Top intelligence sources have confirmed that days before US defence secretary Robert Gates’s visit to India last month, the US had warned New Delhi that al-Qaida-influenced elements were likely to carry out an attack in Pune and Mumbai. The US agencies, however, failed to give any real reason for the specific mention of the two cities, merely referring to the CD in which an al-Qaida leader, Abu Mustafa Yasid, had threatened terrorist strikes.
This CD was later released to the media but it did not mention the names of Pune or Mumbai. “In hindsight, it does appear that they must have had more authentic reasons for insisting that Pune or Mumbai was likely to be targeted. While we couldn’t have forced them to disclose the exact source of information, authorities in Maharashtra were immediately alerted,” said a top intelligence official, adding that this information was also the provocation for Gates telling defence minister A K Antony that al-Qaida was trying to provoke a war between India and Pakistan.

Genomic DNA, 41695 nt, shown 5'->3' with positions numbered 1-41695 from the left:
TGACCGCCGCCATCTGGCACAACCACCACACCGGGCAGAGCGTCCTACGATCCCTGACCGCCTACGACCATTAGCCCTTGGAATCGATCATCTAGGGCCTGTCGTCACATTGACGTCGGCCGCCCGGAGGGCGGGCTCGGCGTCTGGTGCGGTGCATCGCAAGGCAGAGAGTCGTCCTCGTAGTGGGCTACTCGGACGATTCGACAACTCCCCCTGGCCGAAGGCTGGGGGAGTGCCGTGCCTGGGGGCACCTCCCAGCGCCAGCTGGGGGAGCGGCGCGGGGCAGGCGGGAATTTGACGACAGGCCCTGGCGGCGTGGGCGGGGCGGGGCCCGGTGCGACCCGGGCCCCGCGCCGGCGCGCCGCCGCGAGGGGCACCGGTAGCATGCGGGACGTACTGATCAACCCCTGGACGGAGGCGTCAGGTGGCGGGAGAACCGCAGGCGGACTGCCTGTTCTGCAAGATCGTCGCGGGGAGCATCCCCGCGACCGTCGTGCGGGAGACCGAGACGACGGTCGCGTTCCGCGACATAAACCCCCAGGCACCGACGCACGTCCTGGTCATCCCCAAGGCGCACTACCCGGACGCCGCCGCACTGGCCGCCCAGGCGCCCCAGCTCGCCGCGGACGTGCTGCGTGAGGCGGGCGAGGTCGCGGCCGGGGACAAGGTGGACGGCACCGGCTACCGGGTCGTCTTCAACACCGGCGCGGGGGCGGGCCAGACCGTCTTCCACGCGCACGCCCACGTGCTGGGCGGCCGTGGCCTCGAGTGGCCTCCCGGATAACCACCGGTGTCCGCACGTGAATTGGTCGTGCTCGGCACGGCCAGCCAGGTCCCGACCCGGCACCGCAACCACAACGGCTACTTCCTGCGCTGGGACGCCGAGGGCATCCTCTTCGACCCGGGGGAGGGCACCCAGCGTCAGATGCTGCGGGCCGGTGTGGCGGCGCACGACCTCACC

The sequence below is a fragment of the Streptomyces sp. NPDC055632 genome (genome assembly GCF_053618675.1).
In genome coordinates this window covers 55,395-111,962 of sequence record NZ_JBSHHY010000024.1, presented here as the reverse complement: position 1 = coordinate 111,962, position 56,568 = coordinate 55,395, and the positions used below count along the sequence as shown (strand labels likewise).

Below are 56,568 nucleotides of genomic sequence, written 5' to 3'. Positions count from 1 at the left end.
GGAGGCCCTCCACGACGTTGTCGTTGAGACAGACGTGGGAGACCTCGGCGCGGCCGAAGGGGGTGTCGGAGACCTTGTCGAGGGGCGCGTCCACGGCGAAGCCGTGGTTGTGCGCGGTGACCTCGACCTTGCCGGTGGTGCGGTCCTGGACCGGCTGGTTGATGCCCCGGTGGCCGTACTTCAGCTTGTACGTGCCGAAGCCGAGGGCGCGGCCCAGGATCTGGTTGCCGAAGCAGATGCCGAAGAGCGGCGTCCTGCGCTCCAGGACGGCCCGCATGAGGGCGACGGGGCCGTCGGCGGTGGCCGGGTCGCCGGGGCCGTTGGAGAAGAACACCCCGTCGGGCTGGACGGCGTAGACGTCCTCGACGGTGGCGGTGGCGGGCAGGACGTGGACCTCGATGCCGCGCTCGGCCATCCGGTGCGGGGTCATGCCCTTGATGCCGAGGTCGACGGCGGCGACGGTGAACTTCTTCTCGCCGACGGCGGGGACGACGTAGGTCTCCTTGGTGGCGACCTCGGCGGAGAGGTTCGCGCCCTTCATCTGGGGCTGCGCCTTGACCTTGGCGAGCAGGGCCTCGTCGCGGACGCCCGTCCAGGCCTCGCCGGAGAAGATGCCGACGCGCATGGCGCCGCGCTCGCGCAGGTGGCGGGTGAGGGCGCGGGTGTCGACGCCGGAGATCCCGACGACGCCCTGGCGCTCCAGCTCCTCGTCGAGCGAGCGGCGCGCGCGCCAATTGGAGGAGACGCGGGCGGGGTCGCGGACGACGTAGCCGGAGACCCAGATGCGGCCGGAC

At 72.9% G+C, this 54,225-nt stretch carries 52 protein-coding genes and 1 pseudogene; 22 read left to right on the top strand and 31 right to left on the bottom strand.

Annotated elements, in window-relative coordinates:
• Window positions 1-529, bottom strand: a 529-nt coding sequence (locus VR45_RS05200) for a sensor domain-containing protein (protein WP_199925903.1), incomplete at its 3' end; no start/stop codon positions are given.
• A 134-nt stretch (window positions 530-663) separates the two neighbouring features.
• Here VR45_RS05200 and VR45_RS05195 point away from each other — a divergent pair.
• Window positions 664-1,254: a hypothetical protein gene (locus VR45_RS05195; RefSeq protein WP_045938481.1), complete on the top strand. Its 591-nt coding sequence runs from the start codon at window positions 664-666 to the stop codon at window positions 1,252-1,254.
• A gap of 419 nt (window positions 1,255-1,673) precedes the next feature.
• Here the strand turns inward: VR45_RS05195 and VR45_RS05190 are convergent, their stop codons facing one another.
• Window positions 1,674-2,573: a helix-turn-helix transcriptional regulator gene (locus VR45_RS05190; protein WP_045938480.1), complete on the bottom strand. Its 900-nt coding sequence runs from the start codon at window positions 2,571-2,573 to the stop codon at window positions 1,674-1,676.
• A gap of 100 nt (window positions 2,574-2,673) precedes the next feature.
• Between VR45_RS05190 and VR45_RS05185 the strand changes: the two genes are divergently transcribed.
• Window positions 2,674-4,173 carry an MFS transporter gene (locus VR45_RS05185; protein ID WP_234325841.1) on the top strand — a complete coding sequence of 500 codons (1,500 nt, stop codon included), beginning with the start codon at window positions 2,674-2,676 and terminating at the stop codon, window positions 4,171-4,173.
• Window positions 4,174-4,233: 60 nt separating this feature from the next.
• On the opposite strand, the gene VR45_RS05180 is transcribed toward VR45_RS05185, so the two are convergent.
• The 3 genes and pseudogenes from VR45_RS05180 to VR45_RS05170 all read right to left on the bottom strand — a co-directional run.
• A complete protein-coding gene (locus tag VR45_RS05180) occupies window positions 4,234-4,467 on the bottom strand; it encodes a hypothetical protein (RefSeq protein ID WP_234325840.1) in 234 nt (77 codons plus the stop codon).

The fact that the incident took place despite the strong alert, the official said, had once again proved that India still lacked assessment capabilities and the mechanism to ensure adequate follow-up action.
Sources said the Pune blast has forced security agencies to have a closer look at the little known Islamic Students Congregation (ISC), an organization headquartered in Pune and comprising Arab students. The ISC is said to have branches in Hyderabad, Mumbai and Bangalore too. This organization is said to carry out its activities, mainly student meetings, unobtrusively without attracting media attention.
The intelligence official said this organization first came on the Indian security radar in 2007 when a Sudanese member of al-Qaida visited Pune and stayed there for a month interacting with members of ISC. It was only after the Sudanese national left India that the authorities realized his true identity. He had come to India assuming a fake identity.
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